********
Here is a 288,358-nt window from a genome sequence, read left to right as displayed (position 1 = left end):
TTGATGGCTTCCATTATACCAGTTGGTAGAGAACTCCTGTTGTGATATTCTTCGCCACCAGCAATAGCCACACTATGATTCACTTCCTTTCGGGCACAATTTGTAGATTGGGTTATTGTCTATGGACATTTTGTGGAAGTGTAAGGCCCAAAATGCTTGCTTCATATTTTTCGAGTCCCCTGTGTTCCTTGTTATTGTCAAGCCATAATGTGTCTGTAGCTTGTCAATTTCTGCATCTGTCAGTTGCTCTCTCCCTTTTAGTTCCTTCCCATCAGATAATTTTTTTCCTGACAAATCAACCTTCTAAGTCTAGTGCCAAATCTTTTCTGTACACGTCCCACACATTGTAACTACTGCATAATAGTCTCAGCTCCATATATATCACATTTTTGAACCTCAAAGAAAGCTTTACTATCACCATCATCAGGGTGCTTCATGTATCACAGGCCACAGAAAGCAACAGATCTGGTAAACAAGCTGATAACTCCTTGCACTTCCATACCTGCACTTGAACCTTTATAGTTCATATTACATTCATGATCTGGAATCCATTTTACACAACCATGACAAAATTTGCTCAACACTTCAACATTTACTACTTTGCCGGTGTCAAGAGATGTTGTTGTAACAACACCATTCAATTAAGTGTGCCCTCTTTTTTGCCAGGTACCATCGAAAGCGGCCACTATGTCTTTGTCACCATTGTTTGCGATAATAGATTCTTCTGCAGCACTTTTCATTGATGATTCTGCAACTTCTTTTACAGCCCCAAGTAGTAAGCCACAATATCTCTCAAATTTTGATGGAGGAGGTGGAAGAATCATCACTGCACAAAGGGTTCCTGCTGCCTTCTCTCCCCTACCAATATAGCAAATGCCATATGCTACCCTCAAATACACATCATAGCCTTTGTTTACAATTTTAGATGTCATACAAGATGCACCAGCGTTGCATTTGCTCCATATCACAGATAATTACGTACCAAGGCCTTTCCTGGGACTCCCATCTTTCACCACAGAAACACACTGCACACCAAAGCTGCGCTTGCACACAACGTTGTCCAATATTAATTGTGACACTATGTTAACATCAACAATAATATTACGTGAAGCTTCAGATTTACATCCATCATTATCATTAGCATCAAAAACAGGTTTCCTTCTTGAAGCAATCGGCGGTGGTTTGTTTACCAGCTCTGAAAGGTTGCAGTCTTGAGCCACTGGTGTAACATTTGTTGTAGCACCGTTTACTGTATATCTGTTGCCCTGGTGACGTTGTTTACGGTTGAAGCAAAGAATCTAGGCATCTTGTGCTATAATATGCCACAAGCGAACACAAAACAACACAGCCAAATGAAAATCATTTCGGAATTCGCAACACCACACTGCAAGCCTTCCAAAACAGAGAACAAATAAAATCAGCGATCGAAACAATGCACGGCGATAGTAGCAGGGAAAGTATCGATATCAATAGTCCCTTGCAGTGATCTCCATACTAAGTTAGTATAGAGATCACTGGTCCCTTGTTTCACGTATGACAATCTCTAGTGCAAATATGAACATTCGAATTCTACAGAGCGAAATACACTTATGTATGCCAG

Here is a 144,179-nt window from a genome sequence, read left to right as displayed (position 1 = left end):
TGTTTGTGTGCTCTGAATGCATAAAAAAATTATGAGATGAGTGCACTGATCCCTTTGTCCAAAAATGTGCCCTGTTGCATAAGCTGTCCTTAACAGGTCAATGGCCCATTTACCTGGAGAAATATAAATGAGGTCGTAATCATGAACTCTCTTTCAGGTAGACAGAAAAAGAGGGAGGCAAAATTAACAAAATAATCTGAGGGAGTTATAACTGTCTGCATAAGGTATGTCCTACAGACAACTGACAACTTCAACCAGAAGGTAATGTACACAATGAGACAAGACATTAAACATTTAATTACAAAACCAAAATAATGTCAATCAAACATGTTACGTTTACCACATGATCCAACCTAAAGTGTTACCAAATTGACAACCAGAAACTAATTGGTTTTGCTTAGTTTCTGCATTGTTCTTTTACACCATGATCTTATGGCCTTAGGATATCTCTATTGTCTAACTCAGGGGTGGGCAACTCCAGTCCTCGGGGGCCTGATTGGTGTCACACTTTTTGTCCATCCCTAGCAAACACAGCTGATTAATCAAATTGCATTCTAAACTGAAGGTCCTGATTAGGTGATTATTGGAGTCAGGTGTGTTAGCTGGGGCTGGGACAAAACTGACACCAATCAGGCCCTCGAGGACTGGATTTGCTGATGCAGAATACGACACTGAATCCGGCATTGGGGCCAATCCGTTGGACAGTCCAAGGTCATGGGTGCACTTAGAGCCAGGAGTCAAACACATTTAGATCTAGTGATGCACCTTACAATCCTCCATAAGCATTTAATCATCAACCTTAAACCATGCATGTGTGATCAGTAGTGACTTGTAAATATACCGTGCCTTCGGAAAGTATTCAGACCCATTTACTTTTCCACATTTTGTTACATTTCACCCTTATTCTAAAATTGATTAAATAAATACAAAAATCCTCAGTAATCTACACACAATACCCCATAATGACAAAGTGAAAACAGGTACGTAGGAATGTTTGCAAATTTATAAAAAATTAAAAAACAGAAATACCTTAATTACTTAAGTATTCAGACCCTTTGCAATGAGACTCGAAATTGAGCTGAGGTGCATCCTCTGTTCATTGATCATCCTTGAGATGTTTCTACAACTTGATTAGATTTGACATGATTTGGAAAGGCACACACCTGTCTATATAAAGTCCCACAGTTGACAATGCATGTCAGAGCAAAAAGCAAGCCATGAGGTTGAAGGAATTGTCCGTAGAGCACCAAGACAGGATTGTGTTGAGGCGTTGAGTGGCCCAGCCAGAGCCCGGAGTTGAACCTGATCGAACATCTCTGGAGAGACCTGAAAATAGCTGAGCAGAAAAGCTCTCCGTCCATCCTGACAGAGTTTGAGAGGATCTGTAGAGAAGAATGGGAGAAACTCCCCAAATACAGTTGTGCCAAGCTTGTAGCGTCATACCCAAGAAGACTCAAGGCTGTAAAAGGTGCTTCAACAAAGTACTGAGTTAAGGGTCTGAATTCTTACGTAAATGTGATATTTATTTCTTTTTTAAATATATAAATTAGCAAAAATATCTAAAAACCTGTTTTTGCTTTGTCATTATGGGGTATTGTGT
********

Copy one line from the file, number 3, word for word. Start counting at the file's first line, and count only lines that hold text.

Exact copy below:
Here is a 144,179-nt window from a genome sequence, read left to right as displayed (position 1 = left end):